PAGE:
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Analysis: Time to rein in ANC Youth League

Is Nicky Oppenheimer a criminal, as the ANC Youth League claims? Did De Beers “sponsor” the “murderous, destructive and racist actions of the colonial/apartheid repressive regime”? And is everyone who disagrees with Julius Malema an enemy of humanity?

The ANC Youth League’s claims about De Beers and its chairman Nicky Oppenheimer constitute perhaps the most despicable and overblown outburst against a leading South African ever heard (except perhaps the way the previous regime depicted Nelson Mandela in its time). The claims are so bombastic and absurd, the league risks depicting itself as a pedantic toddler, frantically throwing its toys out of the cot if it does not get its way.

And this week, it did not get its way, after being aggressively slapped down by Mining Minister Susan Shabangu, who said nationalisation would not take place in her lifetime.

Most press reports on the subject have only quoted selectively from the Youth League’s statement response. Here it is, on the subject of De Beers and Oppenheimer at least, in full.

“It is totally dishonest and criminal for Nicky Oppenheimer to say he agrees with the misleading statements of Susan Shabangu that Mines will not be nationalised in her lifetime. By saying Mines will not be nationalised in her lifetime, Susan Shabangu is referring to her lifetime as a Minister of Minerals, because we doubt if she will be a Minister for that a very long time.

“De Beers is a Mining partnership with the governments of Botswana, Namibia and Canada, yet seems to be refusing that the people of South Africa benefit from mining of diamond. De Beers is an inconsistent and immoral, inhuman corporation, whose development and growth was at the expense of many Africans’ innocent lives.

“De Beers super-exploited African labourers through forced cheap labour and for many years sponsored the conquest of the African majority by the white minorities. De Beers operated in South Africa during apartheid and basically sponsored the murderous, destructive and racist actions of the colonial/apartheid repressive regime. If there is ever any corporation that has to be remorseful and understand that the people of South Africa should share in the country’s wealth, it is De Beers.”

Where do you start trying to develop a perspective on an outburst as hysterical as this?

Of course, there is an argument to be made that De Beers does have a history that it needs to live down. De Beers, although it never admitted it, was for a long time the world’s largest and most successful cartel.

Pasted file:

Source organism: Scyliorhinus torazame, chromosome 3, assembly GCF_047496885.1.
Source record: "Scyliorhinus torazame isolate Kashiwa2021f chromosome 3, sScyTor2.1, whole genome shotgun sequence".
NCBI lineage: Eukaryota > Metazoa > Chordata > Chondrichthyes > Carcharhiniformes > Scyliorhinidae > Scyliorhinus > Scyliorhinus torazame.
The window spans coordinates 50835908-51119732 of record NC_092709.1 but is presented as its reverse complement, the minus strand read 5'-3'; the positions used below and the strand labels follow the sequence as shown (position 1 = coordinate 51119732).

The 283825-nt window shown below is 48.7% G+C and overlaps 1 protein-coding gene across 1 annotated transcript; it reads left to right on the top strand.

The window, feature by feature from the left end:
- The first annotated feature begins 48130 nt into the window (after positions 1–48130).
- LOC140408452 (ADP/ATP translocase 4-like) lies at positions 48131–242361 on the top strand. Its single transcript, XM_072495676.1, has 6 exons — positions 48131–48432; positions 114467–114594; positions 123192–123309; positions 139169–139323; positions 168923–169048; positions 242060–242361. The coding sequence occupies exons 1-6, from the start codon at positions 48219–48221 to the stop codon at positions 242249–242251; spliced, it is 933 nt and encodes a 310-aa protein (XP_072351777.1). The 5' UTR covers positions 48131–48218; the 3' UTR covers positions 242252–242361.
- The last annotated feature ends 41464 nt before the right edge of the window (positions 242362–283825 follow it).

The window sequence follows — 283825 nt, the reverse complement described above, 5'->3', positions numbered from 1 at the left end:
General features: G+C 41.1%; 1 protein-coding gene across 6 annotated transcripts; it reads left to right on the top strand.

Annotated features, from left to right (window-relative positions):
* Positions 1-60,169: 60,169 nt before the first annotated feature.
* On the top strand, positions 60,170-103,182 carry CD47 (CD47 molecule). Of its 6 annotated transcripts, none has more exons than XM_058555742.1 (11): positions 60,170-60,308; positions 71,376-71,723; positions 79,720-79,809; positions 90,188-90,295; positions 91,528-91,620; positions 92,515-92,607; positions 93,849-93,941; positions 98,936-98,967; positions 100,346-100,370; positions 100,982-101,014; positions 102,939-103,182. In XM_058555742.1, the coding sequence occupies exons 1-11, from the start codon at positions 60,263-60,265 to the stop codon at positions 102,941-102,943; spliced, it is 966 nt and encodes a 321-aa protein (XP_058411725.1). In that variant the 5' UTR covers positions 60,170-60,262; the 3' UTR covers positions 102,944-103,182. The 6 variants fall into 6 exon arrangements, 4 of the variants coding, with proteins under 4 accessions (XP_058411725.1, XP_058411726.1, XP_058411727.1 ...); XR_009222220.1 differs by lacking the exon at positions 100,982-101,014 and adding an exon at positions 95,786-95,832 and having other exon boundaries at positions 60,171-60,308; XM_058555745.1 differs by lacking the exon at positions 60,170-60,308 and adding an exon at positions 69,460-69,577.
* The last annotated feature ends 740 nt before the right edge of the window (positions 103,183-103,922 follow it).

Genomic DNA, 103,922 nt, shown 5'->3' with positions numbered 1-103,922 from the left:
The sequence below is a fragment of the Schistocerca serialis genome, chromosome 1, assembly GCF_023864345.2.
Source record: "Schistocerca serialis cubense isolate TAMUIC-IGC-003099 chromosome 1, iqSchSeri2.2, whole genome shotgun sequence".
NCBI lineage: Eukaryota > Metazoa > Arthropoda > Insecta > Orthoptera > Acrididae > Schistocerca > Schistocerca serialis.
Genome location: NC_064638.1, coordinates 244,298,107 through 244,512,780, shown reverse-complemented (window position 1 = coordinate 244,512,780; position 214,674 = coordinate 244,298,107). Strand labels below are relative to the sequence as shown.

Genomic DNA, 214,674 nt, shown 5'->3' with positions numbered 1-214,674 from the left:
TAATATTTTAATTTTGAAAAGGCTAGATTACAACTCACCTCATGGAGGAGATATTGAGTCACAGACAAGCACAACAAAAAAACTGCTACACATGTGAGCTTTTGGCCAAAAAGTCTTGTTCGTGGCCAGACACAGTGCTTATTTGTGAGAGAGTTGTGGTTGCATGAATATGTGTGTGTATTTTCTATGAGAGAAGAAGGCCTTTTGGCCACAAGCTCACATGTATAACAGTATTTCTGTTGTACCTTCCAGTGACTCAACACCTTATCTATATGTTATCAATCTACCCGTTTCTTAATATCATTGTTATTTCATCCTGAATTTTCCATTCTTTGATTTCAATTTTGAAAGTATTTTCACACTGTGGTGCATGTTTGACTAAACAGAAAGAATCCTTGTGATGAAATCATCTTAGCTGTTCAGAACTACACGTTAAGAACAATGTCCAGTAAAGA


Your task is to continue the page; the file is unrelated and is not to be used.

No less a source that Wikipedia makes the claim that De Beers was “well known” for its monopolistic practices. “Firstly, it convinced independent producers to join its single channel monopoly, it flooded the market with diamonds similar to those of producers who refused to join the cartel, and lastly, it purchased and stockpiled diamonds produced by other manufacturers in order to control prices through supply.”

Go back further in history, De Beers’ original Deed of Trust, what would now be known as Articles of Association, provided the company with what even one of the company’s most sympathetic biographers, Hedley Chilvers, calls “powers such as no business concern had possessed since the days of the East India Company”.

The company could acquire any assets, move its headquarters to any part of the world, operate tramways, electric works, waterworks and railways. It could also authorise the acquisition of “tracts of country” in Africa or elsewhere “with any rights the rulers might grant” and spend whatever money was required for its “development and maintenance of order and good government” (i.e. fight wars, which it did).

But then it was the East India Company of its day, the richest and most valuable company on the planet. The company was the personal, imperialist vehicle of its first chairman Cecil John Rhodes, whose attitude toward the indigenous populations could hardly be described as progressive.

Yet, as much as it seems facile to assert it, times have changed. To judge a company by values of a century ago is just ridiculous.

It’s faintly absurd to have to assert something so widely known, but De Beers no longer has imperialist ambitions and it didn’t “support” apartheid other than by obeying the law and paying its taxes like everybody else. (Although it surely benefited from the low wages imposed on its African workers by virtue of apartheid labour laws – Ed.) It doesn’t even try to force other diamond producers to use its channel.

Nicky Oppenheimer’s critics may make many claims of him, but even they would probably not disagree with the assertion that he is perhaps the most socially conscious chairman the company has ever had. Likewise, the company has many critics, but it is, in many ways, a model corporate citizen, and definitely more so than many in its industry.

Oppenheimer remains stubbornly and sentimentally loyal to South Africa despite provocations like this one – which would send most investors packing for Canada.

His crime was to state the bleedingly obvious: business worries when people talk about nationalisation. What could possibly be more obvious and innocuous than that?

And for saying just that, he is subjected to a barrage of hate and despicable tripe, and is accused of supporting murder. Oppenheimer said he hoped Shabangu’s comment was the last word on the matter. Good luck with that.

It’s time for the president to step in here, whatever his personal problems are at the moment. If President Jacob Zuma cannot decisively stand up to this ridiculous garbage that diminishes all of us, then he is not running the country.

By Tim Cohen

Read more: BusinessWeek, Mail and Guardian

Photo: Reuters


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